Sarcoplasmic reticulum

The sarcoplasmic reticulum (SR) is a membrane-bound structure found within muscle cells that is similar to the smooth endoplasmic reticulum in other cells. The main function of the SR is to store calcium ions (Ca2+). Calcium ion levels are kept relatively constant, with the concentration of calcium ions within a cell being 10,000 times smaller than the concentration of calcium ions outside the cell.[1] This means that small increases in calcium ions within the cell are easily detected and can bring about important cellular changes (the calcium is said to be a second messenger). Calcium is used to make calcium carbonate (found in chalk) and calcium phosphate, two compounds that the body uses to make teeth and bones. This means that too much calcium within the cells can lead to hardening (calcification) of certain intracellular structures, including the mitochondria,[2] leading to cell death. Therefore, it is vital that calcium ion levels are controlled tightly, and can be released into the cell when necessary and then removed from the cell.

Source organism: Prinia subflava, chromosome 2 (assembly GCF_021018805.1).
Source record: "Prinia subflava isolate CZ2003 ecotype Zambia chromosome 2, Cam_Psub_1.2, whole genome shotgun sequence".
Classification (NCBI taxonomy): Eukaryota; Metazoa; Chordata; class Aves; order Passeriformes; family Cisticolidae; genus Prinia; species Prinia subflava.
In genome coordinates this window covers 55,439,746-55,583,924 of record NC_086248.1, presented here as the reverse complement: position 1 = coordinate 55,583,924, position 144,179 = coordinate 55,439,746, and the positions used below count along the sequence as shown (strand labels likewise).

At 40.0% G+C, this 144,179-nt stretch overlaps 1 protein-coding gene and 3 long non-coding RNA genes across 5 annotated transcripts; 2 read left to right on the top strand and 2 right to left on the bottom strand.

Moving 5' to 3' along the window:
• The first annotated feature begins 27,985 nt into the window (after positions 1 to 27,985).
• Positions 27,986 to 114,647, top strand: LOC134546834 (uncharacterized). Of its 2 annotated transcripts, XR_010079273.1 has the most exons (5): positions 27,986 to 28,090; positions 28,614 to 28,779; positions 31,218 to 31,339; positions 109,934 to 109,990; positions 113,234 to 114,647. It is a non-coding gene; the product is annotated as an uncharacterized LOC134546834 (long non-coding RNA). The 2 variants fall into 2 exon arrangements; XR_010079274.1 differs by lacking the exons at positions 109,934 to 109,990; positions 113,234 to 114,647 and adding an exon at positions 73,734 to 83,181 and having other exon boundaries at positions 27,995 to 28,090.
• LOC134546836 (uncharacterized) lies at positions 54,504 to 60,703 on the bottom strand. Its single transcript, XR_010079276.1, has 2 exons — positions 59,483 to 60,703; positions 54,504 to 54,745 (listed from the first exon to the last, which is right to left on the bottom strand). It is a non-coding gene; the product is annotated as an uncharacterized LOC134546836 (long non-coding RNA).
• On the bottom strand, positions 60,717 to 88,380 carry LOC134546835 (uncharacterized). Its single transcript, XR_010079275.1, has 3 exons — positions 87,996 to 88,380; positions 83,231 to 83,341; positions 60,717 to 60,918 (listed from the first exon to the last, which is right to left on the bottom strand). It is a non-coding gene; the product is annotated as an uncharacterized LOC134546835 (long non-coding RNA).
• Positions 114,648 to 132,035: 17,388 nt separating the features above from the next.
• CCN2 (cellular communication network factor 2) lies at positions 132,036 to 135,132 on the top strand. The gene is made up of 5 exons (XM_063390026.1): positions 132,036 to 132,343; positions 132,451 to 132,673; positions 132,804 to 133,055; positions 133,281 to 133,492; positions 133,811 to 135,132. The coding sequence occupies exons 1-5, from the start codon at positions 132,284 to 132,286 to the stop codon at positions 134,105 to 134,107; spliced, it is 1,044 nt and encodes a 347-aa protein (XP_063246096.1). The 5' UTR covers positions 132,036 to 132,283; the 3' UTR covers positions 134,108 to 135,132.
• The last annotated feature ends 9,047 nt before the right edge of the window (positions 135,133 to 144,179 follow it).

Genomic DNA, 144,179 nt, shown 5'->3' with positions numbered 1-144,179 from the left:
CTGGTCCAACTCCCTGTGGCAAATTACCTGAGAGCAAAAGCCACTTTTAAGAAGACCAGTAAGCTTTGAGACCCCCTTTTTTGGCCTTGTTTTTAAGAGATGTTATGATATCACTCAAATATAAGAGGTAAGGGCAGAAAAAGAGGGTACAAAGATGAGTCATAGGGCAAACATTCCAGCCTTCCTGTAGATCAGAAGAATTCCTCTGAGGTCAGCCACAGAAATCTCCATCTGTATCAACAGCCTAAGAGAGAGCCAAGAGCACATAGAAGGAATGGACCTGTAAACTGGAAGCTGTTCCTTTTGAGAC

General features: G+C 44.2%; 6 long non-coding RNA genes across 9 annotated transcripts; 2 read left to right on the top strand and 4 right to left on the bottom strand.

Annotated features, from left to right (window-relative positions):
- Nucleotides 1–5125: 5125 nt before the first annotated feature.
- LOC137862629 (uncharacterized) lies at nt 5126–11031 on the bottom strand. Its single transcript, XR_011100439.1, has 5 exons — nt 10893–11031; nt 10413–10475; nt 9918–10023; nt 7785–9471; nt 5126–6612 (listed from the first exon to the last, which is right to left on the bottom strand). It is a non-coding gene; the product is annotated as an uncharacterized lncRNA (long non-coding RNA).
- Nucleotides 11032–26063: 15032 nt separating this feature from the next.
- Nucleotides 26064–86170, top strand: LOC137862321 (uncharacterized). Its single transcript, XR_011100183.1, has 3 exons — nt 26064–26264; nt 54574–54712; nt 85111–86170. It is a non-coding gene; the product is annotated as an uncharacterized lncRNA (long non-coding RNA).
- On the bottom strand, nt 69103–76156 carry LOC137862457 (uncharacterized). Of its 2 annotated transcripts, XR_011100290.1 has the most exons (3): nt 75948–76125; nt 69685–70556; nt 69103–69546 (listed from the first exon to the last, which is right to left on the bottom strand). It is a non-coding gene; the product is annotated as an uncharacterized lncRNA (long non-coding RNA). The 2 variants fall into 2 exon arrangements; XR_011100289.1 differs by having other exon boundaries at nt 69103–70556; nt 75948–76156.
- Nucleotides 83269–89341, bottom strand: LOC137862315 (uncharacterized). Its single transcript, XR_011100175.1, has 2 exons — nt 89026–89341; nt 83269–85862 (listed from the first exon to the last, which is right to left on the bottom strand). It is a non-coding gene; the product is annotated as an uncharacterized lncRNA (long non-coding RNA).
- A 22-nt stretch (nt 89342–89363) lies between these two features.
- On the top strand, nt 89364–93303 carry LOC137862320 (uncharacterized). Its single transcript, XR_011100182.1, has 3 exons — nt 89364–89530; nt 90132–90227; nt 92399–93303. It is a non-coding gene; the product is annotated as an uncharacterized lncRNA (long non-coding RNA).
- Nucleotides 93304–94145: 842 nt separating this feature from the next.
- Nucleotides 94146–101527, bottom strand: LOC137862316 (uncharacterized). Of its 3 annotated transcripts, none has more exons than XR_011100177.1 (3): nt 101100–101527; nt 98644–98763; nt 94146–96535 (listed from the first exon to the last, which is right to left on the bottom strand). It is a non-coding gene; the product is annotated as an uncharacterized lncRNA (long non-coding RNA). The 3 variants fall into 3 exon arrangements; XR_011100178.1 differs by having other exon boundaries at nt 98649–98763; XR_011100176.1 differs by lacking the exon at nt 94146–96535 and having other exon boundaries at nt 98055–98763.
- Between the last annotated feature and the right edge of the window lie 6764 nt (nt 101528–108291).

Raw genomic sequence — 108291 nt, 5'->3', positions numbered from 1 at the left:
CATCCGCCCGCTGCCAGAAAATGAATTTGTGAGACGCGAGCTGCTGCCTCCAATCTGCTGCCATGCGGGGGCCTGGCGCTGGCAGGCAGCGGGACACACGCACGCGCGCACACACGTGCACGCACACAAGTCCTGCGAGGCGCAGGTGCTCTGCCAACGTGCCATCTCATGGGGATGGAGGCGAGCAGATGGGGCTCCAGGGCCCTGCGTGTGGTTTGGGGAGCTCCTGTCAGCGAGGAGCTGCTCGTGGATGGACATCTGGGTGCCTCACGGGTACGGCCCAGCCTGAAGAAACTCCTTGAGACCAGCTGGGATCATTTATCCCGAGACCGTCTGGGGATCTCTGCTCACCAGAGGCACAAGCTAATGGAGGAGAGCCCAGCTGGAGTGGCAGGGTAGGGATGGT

A cartoon section of skeletal muscle, showing T-tubules running deep into the centre of the cell between two terminal cisternae/junctional SR. The thinner projections, running horizontally between two terminal cisternae are the longitudinal sections of the SR.

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